photos: green wombat
While reporting a feature story on Norwegian electric car company Think that appears in the August issue of Business 2.0 ("Have You Driven a Fjord Lately?"), Green Wombat had the chance to sit down with Ion Yadigaroglu, co-founder and partner at Palo Alto’s Capricorn Investment Group. Capricorn, the investment vehicle of former eBay president Jeff Skoll, has invested in both Think and Tesla Motors, the Silicon Valley electric car company making the Roadster super car. "This is the first time in a very long time that there are two car companies – two real car companies – that are being launched," says Yadigaroglu. He believes there’s an opening for electric car startups to grab market share while Detroit and Tokyo dither. "The reason there might be a window is because, clearly, the incumbent car companies didn’t take this electric car phenomenon seriously," says Yadigaroglu. "They have, as always happens, big incentives to drag their feet and maintain the status quo."
Automotive history, of course, is littered with the rusting name plates of failed startups, from Tucker to DeLorean. But thanks to the economics of electric car production, companies like Think and Tesla are able to make cars for $100 million versus the $1 billion automakers will spend on just retooling an existing model. "Fundamentally, by going all-electric there is a radical design change involved," Yadigaroglu says. "The complexity goes down. Half the complexity of a regular car is in its drive train, its engine and transmission and all that. You have such savings by going all-electric in terms of what engineering is needed." Tesla and Think will use Tesla’s lithium-ion battery packs, piggybacking on the billions spent to create such batteries for laptops and cell phones. Think is also benefiting from the $150 million that former owner Ford (F) pumped into the company to develop a highway-ready electric car that met European and U.S. safety standards. And both companies are pursuing a classic Silicon Valley strategy: attract high-profile early adopters with disruptive technology and then popularize it for the mass market.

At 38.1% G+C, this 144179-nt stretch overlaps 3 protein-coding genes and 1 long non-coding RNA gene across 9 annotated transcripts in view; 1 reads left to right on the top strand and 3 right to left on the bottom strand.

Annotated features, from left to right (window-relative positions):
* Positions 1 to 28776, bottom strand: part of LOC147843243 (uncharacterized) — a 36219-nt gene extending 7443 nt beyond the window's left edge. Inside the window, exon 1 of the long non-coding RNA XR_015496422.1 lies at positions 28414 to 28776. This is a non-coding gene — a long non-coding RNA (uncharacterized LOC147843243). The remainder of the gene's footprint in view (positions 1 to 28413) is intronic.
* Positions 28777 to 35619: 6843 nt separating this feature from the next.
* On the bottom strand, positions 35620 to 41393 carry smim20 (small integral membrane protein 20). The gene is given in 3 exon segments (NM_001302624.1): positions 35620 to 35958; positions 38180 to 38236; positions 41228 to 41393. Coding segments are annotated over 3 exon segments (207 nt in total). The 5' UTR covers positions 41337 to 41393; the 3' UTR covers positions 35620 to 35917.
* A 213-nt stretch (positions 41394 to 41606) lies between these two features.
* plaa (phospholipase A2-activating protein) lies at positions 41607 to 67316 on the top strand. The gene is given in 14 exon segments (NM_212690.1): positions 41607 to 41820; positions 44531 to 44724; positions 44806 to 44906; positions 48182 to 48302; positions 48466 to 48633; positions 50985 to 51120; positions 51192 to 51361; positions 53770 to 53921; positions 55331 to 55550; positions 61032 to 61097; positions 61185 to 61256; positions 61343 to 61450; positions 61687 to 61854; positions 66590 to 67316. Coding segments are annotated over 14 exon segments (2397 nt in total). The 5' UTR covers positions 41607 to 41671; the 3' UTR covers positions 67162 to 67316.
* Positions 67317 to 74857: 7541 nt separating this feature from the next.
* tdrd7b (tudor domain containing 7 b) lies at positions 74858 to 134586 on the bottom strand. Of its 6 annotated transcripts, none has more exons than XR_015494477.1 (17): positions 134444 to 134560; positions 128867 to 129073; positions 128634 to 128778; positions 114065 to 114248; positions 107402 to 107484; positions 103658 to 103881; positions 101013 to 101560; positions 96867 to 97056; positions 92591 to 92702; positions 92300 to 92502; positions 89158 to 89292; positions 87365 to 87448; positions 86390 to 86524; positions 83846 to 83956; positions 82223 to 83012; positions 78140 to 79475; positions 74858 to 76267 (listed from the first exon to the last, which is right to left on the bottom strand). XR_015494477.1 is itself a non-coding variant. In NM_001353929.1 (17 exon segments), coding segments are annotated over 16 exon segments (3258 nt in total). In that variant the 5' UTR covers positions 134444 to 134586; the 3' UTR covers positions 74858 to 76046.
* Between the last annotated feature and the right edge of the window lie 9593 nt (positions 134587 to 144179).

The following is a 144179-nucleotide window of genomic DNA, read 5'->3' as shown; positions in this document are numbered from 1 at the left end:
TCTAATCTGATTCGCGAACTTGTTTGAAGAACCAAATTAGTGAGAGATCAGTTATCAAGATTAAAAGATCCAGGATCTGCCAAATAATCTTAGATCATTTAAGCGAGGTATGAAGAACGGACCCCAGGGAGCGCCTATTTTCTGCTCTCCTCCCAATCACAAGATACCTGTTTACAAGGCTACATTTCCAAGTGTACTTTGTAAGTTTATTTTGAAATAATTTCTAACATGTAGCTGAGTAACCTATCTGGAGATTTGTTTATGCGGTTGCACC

Think and Tesla will roll out their cars this year from from opposite ends of the market – Think with a two-seater urban runabout called the City and Tesla with its two-seater $100,000 Roadster. The challenge will be ramping up to get costs down so both companies can expand production to more mainstream passenger vehicles. "The real game here is how are we positioned in 2009," says Yadigaroglu. "There will be two electric car companies in the world that will have significant numbers on the road with the knowledge and assets in order to be competitive with Toyota. Car company incumbents are maybe slow but they’re not stupid. I guarantee you in two years there will be interesting vehicles coming out of even the U.S. automobile industry."
Whether an electrified Toyota (TM) or General Motors (GM) will attempt to crush or co-exist with the upstarts in the great unknown. To help drive down the cost of electric cars and boast Think and Tesla, Capricorn plans to start a battery leasing company. Think, for instance, will sell the City but lease the battery, which accounts for half the cost of the car. When you buy an electric car you’re essentially paying upfront the fuel costs for the life of the vehicle. (It would be like buying a $20,000 Honda and then having to pay a $20,000 surcharge for the gasoline the car will consume over the next decade.) Capricorn’s lease might be sold as a "mobility" fee that could include insurance and other services. Utilities like San Francisco-based PG&E (PCG) are interested in buying thousands of used electric car batteries to store renewable energy and ease demand on the power grid. "
Yadigaroglu met Think CEO Jan-Olaf Willums last year when he invited Willums, an expert in corporate sustainability, to a meeting at Capricorn. As the two were driving back to San Francisco – in a Prius – Willums mentioned he and his investment group had just bought Think. "He’s a very interesting person and delightful to be with and very generous," says Yadigaroglu. "They’re not in it just for the money. They really aren’t. One thing that always keeps me optimistic about the world is that sometimes when you try not too hard to make every last dollar of profit is when you actually create companies, organizations or ideas that are truly worth an outstanding amount of real value."